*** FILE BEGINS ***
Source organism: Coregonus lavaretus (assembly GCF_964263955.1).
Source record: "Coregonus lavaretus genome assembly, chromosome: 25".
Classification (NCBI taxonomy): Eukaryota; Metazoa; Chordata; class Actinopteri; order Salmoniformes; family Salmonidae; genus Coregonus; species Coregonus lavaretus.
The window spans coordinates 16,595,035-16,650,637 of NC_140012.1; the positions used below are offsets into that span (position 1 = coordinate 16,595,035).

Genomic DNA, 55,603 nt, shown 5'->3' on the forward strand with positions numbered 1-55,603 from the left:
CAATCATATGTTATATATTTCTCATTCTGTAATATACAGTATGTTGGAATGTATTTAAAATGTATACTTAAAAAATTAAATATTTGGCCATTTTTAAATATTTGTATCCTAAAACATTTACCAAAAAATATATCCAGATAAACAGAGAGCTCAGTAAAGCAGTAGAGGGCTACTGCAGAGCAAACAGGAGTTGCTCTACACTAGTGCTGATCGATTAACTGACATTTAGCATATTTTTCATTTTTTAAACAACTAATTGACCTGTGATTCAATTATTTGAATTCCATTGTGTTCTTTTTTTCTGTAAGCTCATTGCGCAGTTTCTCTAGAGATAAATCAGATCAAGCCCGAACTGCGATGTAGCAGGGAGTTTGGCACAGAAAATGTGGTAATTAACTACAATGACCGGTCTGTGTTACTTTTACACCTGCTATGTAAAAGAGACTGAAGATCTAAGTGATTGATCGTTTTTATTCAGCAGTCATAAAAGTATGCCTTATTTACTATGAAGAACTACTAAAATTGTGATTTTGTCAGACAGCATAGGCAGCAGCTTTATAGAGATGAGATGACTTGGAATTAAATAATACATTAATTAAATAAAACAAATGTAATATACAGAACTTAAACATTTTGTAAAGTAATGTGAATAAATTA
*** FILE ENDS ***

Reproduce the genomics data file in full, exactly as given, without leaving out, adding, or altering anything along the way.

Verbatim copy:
Source organism: Coregonus lavaretus (assembly GCF_964263955.1).
Source record: "Coregonus lavaretus genome assembly, chromosome: 25".
Classification (NCBI taxonomy): Eukaryota; Metazoa; Chordata; class Actinopteri; order Salmoniformes; family Salmonidae; genus Coregonus; species Coregonus lavaretus.
The window spans coordinates 16,595,035-16,650,637 of NC_140012.1; the positions used below are offsets into that span (position 1 = coordinate 16,595,035).

Genomic DNA, 55,603 nt, shown 5'->3' on the forward strand with positions numbered 1-55,603 from the left:
CAATCATATGTTATATATTTCTCATTCTGTAATATACAGTATGTTGGAATGTATTTAAAATGTATACTTAAAAAATTAAATATTTGGCCATTTTTAAATATTTGTATCCTAAAACATTTACCAAAAAATATATCCAGATAAACAGAGAGCTCAGTAAAGCAGTAGAGGGCTACTGCAGAGCAAACAGGAGTTGCTCTACACTAGTGCTGATCGATTAACTGACATTTAGCATATTTTTCATTTTTTAAACAACTAATTGACCTGTGATTCAATTATTTGAATTCCATTGTGTTCTTTTTTTCTGTAAGCTCATTGCGCAGTTTCTCTAGAGATAAATCAGATCAAGCCCGAACTGCGATGTAGCAGGGAGTTTGGCACAGAAAATGTGGTAATTAACTACAATGACCGGTCTGTGTTACTTTTACACCTGCTATGTAAAAGAGACTGAAGATCTAAGTGATTGATCGTTTTTATTCAGCAGTCATAAAAGTATGCCTTATTTACTATGAAGAACTACTAAAATTGTGATTTTGTCAGACAGCATAGGCAGCAGCTTTATAGAGATGAGATGACTTGGAATTAAATAATACATTAATTAAATAAAACAAATGTAATATACAGAACTTAAACATTTTGTAAAGTAATGTGAATAAATTA